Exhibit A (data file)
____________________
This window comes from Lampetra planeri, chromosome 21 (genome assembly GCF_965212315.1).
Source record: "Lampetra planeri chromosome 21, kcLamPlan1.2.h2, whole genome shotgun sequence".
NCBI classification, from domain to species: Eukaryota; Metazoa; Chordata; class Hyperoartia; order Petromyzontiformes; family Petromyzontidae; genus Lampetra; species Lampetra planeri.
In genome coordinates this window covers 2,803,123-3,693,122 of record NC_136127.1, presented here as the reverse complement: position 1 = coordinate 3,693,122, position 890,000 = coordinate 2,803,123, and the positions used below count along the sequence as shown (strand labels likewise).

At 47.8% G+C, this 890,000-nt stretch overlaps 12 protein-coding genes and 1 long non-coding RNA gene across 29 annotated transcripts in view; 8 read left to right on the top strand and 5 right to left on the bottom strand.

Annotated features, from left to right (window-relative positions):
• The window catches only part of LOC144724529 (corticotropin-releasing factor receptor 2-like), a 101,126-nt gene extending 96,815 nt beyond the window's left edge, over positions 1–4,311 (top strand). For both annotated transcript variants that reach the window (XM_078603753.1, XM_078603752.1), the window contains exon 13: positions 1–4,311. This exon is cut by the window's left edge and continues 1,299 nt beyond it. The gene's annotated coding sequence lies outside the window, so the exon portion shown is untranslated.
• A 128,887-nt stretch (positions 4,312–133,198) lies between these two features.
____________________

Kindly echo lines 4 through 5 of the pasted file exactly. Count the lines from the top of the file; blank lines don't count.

In genome coordinates this window covers 2,803,123-3,693,122 of record NC_136127.1, presented here as the reverse complement: position 1 = coordinate 3,693,122, position 890,000 = coordinate 2,803,123, and the positions used below count along the sequence as shown (strand labels likewise).

At 47.8% G+C, this 890,000-nt stretch overlaps 12 protein-coding genes and 1 long non-coding RNA gene across 29 annotated transcripts in view; 8 read left to right on the top strand and 5 right to left on the bottom strand.